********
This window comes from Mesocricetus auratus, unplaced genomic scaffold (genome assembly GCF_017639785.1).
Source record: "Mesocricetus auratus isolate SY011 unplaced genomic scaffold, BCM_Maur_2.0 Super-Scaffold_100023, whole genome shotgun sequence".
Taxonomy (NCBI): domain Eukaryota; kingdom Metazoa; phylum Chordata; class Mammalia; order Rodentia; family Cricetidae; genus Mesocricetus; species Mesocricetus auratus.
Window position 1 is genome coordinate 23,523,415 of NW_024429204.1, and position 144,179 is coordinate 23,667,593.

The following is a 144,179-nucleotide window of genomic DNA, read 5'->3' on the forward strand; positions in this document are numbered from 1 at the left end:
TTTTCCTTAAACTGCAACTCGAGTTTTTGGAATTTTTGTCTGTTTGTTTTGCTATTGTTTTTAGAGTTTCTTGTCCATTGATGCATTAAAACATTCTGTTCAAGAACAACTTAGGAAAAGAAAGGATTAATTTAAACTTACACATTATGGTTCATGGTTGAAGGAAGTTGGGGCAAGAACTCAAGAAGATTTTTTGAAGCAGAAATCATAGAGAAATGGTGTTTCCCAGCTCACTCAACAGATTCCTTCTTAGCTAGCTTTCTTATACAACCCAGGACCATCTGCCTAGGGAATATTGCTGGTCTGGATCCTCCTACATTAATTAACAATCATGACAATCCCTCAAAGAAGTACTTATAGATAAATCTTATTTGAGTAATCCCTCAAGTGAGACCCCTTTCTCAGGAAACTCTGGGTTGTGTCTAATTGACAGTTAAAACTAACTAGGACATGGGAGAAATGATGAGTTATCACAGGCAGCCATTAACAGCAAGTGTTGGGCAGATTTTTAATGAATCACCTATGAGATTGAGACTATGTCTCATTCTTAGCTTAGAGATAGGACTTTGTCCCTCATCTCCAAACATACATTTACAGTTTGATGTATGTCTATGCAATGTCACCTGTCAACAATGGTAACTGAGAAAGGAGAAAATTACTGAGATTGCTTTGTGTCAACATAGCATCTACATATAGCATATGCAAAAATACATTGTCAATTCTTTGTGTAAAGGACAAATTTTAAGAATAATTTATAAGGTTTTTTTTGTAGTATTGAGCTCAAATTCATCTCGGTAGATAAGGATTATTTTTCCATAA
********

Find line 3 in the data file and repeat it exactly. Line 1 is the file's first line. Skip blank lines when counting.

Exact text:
Taxonomy (NCBI): domain Eukaryota; kingdom Metazoa; phylum Chordata; class Mammalia; order Rodentia; family Cricetidae; genus Mesocricetus; species Mesocricetus auratus.